Poilâne

pain Poilâne

I don’t think about this so much anymore, but one of the reasons I moved to Paris is that I could, whenever I wanted to, go to Poilâne and buy myself nice chunk of pain Poilâne. Just like that. Although I’m from San Francisco where there are quite a number of excellent bread bakeries, there’s something special about the bread at Poilâne – it has a certain flavor, just the right tang of sourdough, dark and husky but with an agreeable légèreté that makes it the perfect bread for sandwiches, to accompany cheese, or as I prefer it, as morning toast with little puddles of salted butter collecting in the irregular holes and a thin layer of bitter chestnut honey drizzled all over it.

Pain Poilâne

A week after I moved to Paris, a friend and I were invited to lunch with Monsieur Poilâne and his wife. Both were lovely people and Monsieur Poilâne was animated and still excited about the bakery he’d owned seemingly forever, which was (and still is) considered the best bread in the world. (I’ve never met a bread baker who didn’t use Monsieur Poilâne’s pain au levain as a reference point for excellence.) He took out a piece of paper and a pen, and wrote down a list of places that he wanted to take me, which I thought was odd – yet rather generous – since the man had just met me.

Poilâne bread

The following week, he and his wife passed away in an accident, which collectively stunned to food world, but the bakery is now run by his daughter Apollonia, who has done a little modernizing, while keeping the esprit of the bakery perfectly intact. It’s a tough call to try to preserve what makes a business special in Paris while at the same time making some updates. There’s a careful balance in Paris: You don’t want to lose what makes a place special, but on the other hand, things change (whether we want them, or not) and sometimes one needs to breathe a bit of fresh air into a place and nudge it forward.

Poilâne rye bread

One of the reasons Poilâne was – and still is – such a great place is not just because they make terrific bread, but because of the staff. If you go into the busy main shop on the rue du Cherche-Midi, the staff is invariably friendly and accommodating. And when it’s time to go, the woman working behind the payment counter will offer you a little butter cookie from a baker’s basket, called a punition (punishment). Tip: The true fans pick the darkest ones and on the shelf where the bags are sold, there are always a few bags filled with what look to be practically burnt shortbread cookies. I like mine dark, but a few shades lighter.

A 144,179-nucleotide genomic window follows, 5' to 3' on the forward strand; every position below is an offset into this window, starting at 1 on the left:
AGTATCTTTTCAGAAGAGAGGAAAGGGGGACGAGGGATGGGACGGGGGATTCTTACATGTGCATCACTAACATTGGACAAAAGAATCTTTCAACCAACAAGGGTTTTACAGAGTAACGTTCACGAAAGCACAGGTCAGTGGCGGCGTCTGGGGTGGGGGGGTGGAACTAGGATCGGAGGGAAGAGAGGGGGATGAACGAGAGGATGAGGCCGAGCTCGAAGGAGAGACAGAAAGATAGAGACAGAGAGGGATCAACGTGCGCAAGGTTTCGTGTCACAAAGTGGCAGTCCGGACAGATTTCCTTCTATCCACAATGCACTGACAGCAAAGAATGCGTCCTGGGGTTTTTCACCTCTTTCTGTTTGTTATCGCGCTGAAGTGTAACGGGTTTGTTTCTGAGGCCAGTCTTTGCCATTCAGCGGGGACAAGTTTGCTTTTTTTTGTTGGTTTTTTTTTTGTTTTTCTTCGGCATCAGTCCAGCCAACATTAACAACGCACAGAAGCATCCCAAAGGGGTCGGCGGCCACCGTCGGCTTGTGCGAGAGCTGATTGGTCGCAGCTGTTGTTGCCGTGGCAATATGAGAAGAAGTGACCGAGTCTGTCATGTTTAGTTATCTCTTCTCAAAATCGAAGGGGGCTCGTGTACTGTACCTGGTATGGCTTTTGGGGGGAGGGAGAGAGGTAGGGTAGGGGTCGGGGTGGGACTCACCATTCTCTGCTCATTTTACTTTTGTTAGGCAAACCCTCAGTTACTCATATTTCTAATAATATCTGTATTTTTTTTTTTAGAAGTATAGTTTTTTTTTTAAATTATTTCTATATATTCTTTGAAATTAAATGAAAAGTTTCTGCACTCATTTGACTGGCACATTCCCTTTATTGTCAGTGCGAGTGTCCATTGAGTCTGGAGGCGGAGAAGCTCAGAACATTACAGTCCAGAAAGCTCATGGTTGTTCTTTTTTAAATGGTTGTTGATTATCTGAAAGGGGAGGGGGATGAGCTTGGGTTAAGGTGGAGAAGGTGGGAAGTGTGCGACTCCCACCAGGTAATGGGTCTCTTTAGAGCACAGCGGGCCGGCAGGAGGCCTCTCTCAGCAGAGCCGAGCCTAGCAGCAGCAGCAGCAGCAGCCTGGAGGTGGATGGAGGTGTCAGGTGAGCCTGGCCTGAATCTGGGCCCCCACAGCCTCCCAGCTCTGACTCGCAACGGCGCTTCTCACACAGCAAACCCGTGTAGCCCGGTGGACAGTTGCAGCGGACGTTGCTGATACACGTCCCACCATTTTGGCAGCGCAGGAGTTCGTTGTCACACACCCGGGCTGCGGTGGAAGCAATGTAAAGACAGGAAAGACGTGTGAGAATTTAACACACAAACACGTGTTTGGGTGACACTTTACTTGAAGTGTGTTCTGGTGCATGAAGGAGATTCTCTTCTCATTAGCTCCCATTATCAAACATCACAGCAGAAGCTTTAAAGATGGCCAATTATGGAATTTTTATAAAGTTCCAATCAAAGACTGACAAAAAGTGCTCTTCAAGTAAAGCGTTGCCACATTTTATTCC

Poilâne punitionsPoilâne apple tarts
pain Poilânediet tartine at Poilâne

Interestingly, the price for this spectacular bread is still some of the most reasonable anywhere and a quarter of a loaf costs less than two euros and is enough to last me two-to-four days. (I’m always surprised when they weigh it and tell me the price, and I think, “Could that really be all that it costs?”) The bread lasts at least a week and gets better as it sits; the sourdough flavor gets deeper, and while it loses some of its springiness, it’s a perfect foil for a swipe of crunchy peanut butter or a chunk of Comté cheese.

Many cafés in Paris offers two versions of the croque-monsieur, one made on standard white bread, the other, with pain Poilâne. Aside from saving maybe a bits of pocket change, I’m not sure why anyone would choose the white bread, when they could be eating a warm ham and cheese sandwich on wood-fired Poilâne bread.

Poilâne bakeryPoilâne green salads
sardine tartine at PoilânePoilâne apple tarts

But there’s no choice of bread at Cuisine de Bar, they just have the good stuff at the tartine bar just next to the bakery, which is open early for a morning bowl of café au lait with toast…through later in the day, shoppers and regulars who work nearby to mingle on the iron stools, eating the various tartines (open-faced sandwiches) that go in and out of the blazing-hot broilers all afternoon long.

making tartines at Poilâne

When it does get crowded at lunchtime, it’s not uncommon to have the fellow at the door offer you a glass of wine if you’ve been cooling your heels a little too long. It’s one of the few places in Paris I’ve ever been offered such a gesture, and that’s completely indicative of the kind of care they give to guests. In all the years I’ve been going to their shops, I’ve never had anyone wait on me who wasn’t friendly and efficient, and personally proud of what they were serving forth.